Abbott's Oxford Research Group study found that climate change threatens to have more profound security implications than is com­monly believed. "Climate change will result in the displacement of peoples, severe nat­ural disasters and food shortages, leading to much higher levels of migration, increased human suffer­ing and greater social unrest," the study says. "This has long-term security implications for all coun­tries, which are far more serious, lasting and destructive than those of international terrorism."

Keelty does not disagree. In a provocative speech given in Adelaide in late September, the AFP chief described climate change as "the security issue of the 21st century" and one that could create climate refugees "in their millions". Law enforcement agencies would struggle to cope with global warm­ing's "potential to wreak havoc, cause more deaths and pose national security issues like we've never seen before", Keelty said. His comments were played down by Prime Minister John Howard, who said terrorism remained the biggest threat.

"Terrorism and Islamic fundamentalism are far more immediate threats to Australia than the mass movement of people from China as a result of water shortage," Howard said. "But I don't think it's a question of an either-or." Yet Abbott does think, to some, extent it is a question of either-or. He believes the focus on military responses to terrorism has blinded governments to the need for long-term, alternative, non-military solu­tions and that time is running out. "Unless urgent, coordinated ac­tion is taken in the next five to 10 years on all these issues, it will become almost impossible to avoid the earth becoming a highly unstable place by the middle years of this century," he says.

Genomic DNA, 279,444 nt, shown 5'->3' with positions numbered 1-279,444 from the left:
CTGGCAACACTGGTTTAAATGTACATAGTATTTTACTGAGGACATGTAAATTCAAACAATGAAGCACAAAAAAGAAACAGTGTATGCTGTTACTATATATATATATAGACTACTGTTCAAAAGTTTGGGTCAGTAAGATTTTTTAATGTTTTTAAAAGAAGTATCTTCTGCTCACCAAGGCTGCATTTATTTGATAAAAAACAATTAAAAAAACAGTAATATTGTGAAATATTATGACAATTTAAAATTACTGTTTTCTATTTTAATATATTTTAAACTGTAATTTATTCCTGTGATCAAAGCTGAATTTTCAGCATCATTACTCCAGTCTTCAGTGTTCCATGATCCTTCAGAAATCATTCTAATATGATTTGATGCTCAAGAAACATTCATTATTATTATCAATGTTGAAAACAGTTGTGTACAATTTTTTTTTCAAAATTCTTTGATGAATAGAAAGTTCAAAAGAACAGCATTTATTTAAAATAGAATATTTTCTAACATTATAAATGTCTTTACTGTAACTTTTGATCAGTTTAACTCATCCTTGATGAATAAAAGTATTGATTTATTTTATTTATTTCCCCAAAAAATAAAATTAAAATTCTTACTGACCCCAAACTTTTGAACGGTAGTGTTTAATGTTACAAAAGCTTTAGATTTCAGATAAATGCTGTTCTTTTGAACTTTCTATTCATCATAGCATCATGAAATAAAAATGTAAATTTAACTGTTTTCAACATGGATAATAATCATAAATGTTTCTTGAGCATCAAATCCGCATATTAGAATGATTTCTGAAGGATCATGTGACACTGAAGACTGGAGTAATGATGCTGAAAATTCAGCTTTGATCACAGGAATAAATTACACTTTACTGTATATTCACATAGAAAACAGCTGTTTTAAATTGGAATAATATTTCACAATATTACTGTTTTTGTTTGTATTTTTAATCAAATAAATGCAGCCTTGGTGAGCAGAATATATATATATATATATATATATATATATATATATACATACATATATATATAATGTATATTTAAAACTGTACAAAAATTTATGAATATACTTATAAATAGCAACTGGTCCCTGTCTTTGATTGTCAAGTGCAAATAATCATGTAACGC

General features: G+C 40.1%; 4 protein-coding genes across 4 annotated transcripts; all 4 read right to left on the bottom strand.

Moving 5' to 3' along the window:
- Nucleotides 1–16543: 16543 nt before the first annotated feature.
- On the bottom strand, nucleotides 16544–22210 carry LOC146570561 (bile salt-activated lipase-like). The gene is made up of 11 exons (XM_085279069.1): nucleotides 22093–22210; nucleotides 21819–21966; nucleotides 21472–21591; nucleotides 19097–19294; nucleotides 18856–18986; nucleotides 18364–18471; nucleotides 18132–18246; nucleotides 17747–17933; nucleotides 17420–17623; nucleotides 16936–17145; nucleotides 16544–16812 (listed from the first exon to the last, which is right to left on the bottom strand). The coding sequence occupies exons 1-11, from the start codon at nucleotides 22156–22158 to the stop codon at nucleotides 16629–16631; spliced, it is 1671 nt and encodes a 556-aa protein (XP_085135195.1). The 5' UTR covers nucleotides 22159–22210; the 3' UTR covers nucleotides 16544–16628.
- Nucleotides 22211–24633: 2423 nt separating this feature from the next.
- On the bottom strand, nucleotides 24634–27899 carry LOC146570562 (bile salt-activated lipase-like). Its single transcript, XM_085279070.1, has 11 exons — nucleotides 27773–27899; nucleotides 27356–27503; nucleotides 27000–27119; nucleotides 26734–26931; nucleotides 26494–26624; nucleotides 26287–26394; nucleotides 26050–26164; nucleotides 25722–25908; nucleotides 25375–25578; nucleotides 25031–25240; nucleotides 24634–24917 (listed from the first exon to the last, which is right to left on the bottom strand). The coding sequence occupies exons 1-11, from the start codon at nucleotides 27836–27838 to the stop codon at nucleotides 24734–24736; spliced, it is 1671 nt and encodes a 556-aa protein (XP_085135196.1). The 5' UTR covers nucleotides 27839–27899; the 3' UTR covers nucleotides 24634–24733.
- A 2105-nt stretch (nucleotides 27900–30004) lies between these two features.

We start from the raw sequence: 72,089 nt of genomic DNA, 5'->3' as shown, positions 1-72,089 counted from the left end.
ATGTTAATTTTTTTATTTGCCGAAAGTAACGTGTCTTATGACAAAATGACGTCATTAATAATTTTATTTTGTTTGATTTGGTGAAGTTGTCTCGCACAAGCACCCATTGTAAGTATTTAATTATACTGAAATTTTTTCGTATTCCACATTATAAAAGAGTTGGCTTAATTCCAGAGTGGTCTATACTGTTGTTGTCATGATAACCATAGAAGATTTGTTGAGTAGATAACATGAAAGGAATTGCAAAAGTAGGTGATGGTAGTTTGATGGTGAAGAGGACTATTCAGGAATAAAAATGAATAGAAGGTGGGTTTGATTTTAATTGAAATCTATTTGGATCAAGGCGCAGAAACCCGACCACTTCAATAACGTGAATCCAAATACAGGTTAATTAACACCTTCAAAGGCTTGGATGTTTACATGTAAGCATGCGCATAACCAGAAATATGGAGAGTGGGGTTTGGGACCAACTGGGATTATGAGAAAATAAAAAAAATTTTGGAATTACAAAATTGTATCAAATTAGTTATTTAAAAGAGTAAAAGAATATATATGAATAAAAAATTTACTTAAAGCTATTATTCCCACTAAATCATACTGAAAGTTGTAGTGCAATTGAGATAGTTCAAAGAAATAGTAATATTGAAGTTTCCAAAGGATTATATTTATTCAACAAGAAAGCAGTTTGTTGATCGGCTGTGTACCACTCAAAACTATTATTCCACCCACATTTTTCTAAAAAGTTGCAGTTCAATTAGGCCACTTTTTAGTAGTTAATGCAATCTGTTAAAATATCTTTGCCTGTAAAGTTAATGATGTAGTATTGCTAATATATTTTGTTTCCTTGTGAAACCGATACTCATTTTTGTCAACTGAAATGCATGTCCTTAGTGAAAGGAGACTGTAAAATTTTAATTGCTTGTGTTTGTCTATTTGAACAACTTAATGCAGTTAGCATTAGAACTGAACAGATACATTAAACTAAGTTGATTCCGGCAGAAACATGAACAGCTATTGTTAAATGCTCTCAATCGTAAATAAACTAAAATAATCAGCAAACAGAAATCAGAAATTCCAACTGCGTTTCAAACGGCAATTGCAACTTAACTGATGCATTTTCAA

Abbott's study says the present militaristic approach to fighting ter­ror in Iraq and Afghanistan has increased, rather than decreased, the likelihood of terror attacks. Rather than try to fight extremists in their homelands, Abbott advocates a coordinated assault on terrorism funding to rob groups such as al Qa'ida of the ability to carry out big attacks. He proposes a new system of "sustainable security" as a means of tackling what he sees as the four main security threats.

To ease competition over scarce resources, especially oil, Abbott says there needs to be greater energy efficiency, recycling, resource man­agement and large-scale funding for alternatives to oil. On climate change he calls for carbon taxes and the rapid replace­ment of carbon-based energy sources with local renewable resources. On the issue of marginalisation his remedies are similar to those of"', anti-poverty campaigners such as Bono: reform global systems of aid, trade and debt relief, and make poverty a world priority.

With militarisation, Abbott calls for greater disarmament and bans on the development of nuclear and bio weapons. They are ideas that tradi­tionally have been championed by the Left, but they will be dismissed by conservatives as unrealistic, unworkable and, in some cases, such as talking with terrorists, counterpro­ductive. South African archbishop and Nobel laureate Desmond Tutu says.

The group's study is useful as a means of refocusing the security debate. "It penetrates beneath the surface of the "debate in the West over its security to demonstrate that the real threat to global peace and stability lies in our 'failure to recognise our interference, that the wellbeing of the
privileged depends on the well-being of the marginalised."

Chris Abbott will speak at the AFP conference International Policing Toward 2020 in Canberra, which runs next Monday to Wednesday.

I don't agree with everything Abbott says, but his ideas are refreshing and they open up the debate.